General David Petraeus, Commander of the U.S. Central Command (CENTCOM), held meetings in Tashkent on February 16 and 17 with Uzbek President Islom Karimov and Defense Minister Qobul Berdiyev. Non-military transit routes for the NATO mission in Afghanistan were reportedly on his agenda. The discussions also included issues of regional security and cooperation in the context of stabilizing Afghanistan. Key aspects of Petraeus’s visit point to the possible reemergence of Uzbekistan as a strategically important country in CENTCOM planning (Interfax, February 17).
This was Petraeus’s first visit to Central Asia since the announcement of the closure of the U.S. Manas Airbase in Bishkek. It was significant that he went only to Uzbekistan, raising speculation that his visit might presage negotiations on reopening the airbase at Karshi-Khanabad that was closed in 2005. U.S. Ambassador to Uzbekistan Richard Norland was emphatic, however, that the discussions had not included a possible airbase. According to a spokesperson from the U.S. embassy in Tashkent, Petraeus was in the country to "listen to Uzbekistan’s perspective" on Afghanistan (www.uzreport.com, February 19).
Karimov attached great importance to the meeting with General Petraeus, more so than previous visits to Tashkent by CENTCOM commanders. He told reporters that the meeting was significant, stressing what he described as a "meaningful dialogue" on developing further cooperation between Washington and Tashkent. The meeting at the Oqsaroy presidential residence was another step in the carefully orchestrated efforts to restore bilateral ties that were so badly damaged after the events in Andijan in May 2005 and what the Uzbek leadership considers its subsequent unfair treatment. Throughout this period, the door to reconciliation was kept open by the Uzbeks. General Petraeus’s meeting at such a high level is a signal that the relationship has moved beyond past difficulties. Karimov told Petraeus, "We consider your visit to Uzbekistan as a visit of the first representative of the new administration of the United States, of President Obama, and as the United States’ aspiration to establish closer, mutually beneficial relations with Uzbekistan. Therefore we attach great significance to our talks." It could not be clearer, in the view of the Uzbek leader, that Washington was seeking "close, mutually beneficial relations" with Uzbekistan (Uzbek TV, First Channel, February 17).
Petraeus was also concerned about NATO’s supply lines into Afghanistan and discussed the so-called northern supply route, which would take nonmilitary cargo (building materials, food, medicine, and so forth) overland by rail from Latvia to Afghanistan via Russia, Kazakhstan, and Uzbekistan, with the final part of the journey going across the Tajik-Afghan border. Airis Rikveilis, a spokesman for Latvia’s Ministry of Defense, said on February 18 that shipments leaving Riga were "commercial" and "still in test mode." The Baltic Container Terminal, the starting point for the transit, could see up to 700 20-foot containers shipped each week, generating as much as $15 million annually for the Latvian economy. Estonia’s Foreign Minister Urmas Paet confirmed that Estonia could also send shipments (Moscow Times, February 19; RIA Novosti, February 19).
The first test of the northern route was reportedly being prepared in Riga on February 19 and if successful could involve 20 to 30 trainloads a week. The northern route would be less busy than the existing way through Pakistan but would support CENTCOM’s priority for diversifying the course rather than replacing the Pakistan route ahead of deploying additional forces in Afghanistan. It would also ease the tension that has arisen from Taliban attacks on supply lines going through the Khyber Pass (Moscow Times, February 19). Similarly, Uzbekistan would benefit economically from this new transit route, supporting its own transport companies and the country’s image as a transport hub that might become critical in future efforts to integrate the Afghan economy into the region.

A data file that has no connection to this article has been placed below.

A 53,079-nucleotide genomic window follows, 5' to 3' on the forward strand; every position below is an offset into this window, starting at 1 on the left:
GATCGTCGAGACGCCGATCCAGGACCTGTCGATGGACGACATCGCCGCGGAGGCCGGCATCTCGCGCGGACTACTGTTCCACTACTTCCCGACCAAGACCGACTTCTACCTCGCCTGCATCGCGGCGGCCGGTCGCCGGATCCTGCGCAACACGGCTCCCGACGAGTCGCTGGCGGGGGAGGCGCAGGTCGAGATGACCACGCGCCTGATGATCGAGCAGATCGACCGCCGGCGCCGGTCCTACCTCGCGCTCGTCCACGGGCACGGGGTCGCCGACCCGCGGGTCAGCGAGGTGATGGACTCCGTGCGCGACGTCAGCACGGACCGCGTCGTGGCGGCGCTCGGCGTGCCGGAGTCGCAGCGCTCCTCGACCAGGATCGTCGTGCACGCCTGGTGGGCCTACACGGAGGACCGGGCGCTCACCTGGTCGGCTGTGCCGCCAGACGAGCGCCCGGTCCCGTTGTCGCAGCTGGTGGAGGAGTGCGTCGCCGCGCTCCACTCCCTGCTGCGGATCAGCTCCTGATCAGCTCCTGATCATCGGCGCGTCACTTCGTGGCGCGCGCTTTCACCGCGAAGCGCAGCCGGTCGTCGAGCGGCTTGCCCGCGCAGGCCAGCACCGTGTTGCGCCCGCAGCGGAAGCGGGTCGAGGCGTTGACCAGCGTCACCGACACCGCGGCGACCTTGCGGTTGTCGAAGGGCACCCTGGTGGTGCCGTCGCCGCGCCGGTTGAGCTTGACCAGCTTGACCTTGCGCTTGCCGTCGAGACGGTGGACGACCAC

In any case, Uzbekistan will become a key hub for the safe delivery of these supplies. Since Afghanistan lacks a railroad infrastructure, the freight must be taken by road from Termez, Uzbekistan, for the final delivery to its destination in support of the International Security Assistance Force. As it passes through Uzbek territory its security will be ensured by the National Security Service (SNB), which will demand a close liaison with NATO intelligence (AC/46). Thus, Tashkent will provide crucial, but non-military, assistance to the NATO mission in Afghanistan.
Uzbekistan is willing to cooperate with the alliance over the stabilization of Afghanistan by playing a future pivotal role in the northern supply route, sharing intelligence, and stimulating a more regional approach to the Afghan problem. Tashkent, however, has its own security concerns. As it witnesses the apparent failing of the NATO mission, its proximity to Afghanistan engenders deep reservations about the future of the Afghan National Army, which is being trained and equipped by the West and now being offered weapons by Russia. If this effort fails to transform Afghanistan’s security, Tashkent is afraid that a militarized and fractious failed state on its border could spread weapons and militant Islam across Uzbekistan and throughout Central Asia. Uzbekistan is thus a front-line state in the war against terror and is cooperating with the United States and NATO, while seeking reassurances that the NATO mission will ultimately succeed.